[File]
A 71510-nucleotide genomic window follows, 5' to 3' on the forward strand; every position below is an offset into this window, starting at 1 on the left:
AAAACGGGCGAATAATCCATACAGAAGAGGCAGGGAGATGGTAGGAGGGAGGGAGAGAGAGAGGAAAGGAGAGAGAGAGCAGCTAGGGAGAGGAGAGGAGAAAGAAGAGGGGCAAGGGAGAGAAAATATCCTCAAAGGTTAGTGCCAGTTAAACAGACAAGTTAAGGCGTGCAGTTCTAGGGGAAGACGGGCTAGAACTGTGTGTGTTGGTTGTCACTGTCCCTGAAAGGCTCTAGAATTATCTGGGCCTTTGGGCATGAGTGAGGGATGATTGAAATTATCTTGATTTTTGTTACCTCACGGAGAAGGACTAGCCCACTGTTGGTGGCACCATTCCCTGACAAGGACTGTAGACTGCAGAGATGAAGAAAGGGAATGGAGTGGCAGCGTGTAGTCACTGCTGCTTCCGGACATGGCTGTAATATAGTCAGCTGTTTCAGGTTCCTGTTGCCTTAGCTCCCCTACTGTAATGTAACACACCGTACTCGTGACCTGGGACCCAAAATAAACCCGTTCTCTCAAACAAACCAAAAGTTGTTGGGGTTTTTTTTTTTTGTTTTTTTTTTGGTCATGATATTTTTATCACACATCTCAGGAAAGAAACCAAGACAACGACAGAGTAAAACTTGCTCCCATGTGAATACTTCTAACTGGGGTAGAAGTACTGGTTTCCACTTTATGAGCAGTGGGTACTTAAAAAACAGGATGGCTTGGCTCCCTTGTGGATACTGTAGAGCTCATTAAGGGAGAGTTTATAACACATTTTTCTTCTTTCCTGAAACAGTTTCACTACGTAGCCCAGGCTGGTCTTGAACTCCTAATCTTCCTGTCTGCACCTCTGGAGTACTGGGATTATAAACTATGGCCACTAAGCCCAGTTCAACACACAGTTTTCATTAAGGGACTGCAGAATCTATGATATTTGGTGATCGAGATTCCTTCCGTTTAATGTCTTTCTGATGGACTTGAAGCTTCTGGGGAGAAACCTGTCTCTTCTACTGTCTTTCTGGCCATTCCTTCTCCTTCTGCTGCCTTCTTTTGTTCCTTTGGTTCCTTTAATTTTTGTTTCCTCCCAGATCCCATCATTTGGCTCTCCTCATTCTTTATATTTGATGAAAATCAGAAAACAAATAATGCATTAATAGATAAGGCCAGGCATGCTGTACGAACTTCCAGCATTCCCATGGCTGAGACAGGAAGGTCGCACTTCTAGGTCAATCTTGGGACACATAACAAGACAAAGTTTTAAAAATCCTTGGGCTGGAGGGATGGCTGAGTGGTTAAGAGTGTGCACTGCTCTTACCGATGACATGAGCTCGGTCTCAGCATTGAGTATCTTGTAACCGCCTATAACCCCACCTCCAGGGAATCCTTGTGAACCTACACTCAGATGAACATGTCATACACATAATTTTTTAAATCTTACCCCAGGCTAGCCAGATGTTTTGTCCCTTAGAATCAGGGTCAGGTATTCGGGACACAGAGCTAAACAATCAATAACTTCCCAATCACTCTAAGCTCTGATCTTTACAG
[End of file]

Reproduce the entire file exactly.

A 71510-nucleotide genomic window follows, 5' to 3' on the forward strand; every position below is an offset into this window, starting at 1 on the left:
AAAACGGGCGAATAATCCATACAGAAGAGGCAGGGAGATGGTAGGAGGGAGGGAGAGAGAGAGGAAAGGAGAGAGAGAGCAGCTAGGGAGAGGAGAGGAGAAAGAAGAGGGGCAAGGGAGAGAAAATATCCTCAAAGGTTAGTGCCAGTTAAACAGACAAGTTAAGGCGTGCAGTTCTAGGGGAAGACGGGCTAGAACTGTGTGTGTTGGTTGTCACTGTCCCTGAAAGGCTCTAGAATTATCTGGGCCTTTGGGCATGAGTGAGGGATGATTGAAATTATCTTGATTTTTGTTACCTCACGGAGAAGGACTAGCCCACTGTTGGTGGCACCATTCCCTGACAAGGACTGTAGACTGCAGAGATGAAGAAAGGGAATGGAGTGGCAGCGTGTAGTCACTGCTGCTTCCGGACATGGCTGTAATATAGTCAGCTGTTTCAGGTTCCTGTTGCCTTAGCTCCCCTACTGTAATGTAACACACCGTACTCGTGACCTGGGACCCAAAATAAACCCGTTCTCTCAAACAAACCAAAAGTTGTTGGGGTTTTTTTTTTTTGTTTTTTTTTTGGTCATGATATTTTTATCACACATCTCAGGAAAGAAACCAAGACAACGACAGAGTAAAACTTGCTCCCATGTGAATACTTCTAACTGGGGTAGAAGTACTGGTTTCCACTTTATGAGCAGTGGGTACTTAAAAAACAGGATGGCTTGGCTCCCTTGTGGATACTGTAGAGCTCATTAAGGGAGAGTTTATAACACATTTTTCTTCTTTCCTGAAACAGTTTCACTACGTAGCCCAGGCTGGTCTTGAACTCCTAATCTTCCTGTCTGCACCTCTGGAGTACTGGGATTATAAACTATGGCCACTAAGCCCAGTTCAACACACAGTTTTCATTAAGGGACTGCAGAATCTATGATATTTGGTGATCGAGATTCCTTCCGTTTAATGTCTTTCTGATGGACTTGAAGCTTCTGGGGAGAAACCTGTCTCTTCTACTGTCTTTCTGGCCATTCCTTCTCCTTCTGCTGCCTTCTTTTGTTCCTTTGGTTCCTTTAATTTTTGTTTCCTCCCAGATCCCATCATTTGGCTCTCCTCATTCTTTATATTTGATGAAAATCAGAAAACAAATAATGCATTAATAGATAAGGCCAGGCATGCTGTACGAACTTCCAGCATTCCCATGGCTGAGACAGGAAGGTCGCACTTCTAGGTCAATCTTGGGACACATAACAAGACAAAGTTTTAAAAATCCTTGGGCTGGAGGGATGGCTGAGTGGTTAAGAGTGTGCACTGCTCTTACCGATGACATGAGCTCGGTCTCAGCATTGAGTATCTTGTAACCGCCTATAACCCCACCTCCAGGGAATCCTTGTGAACCTACACTCAGATGAACATGTCATACACATAATTTTTTAAATCTTACCCCAGGCTAGCCAGATGTTTTGTCCCTTAGAATCAGGGTCAGGTATTCGGGACACAGAGCTAAACAATCAATAACTTCCCAATCACTCTAAGCTCTGATCTTTACAG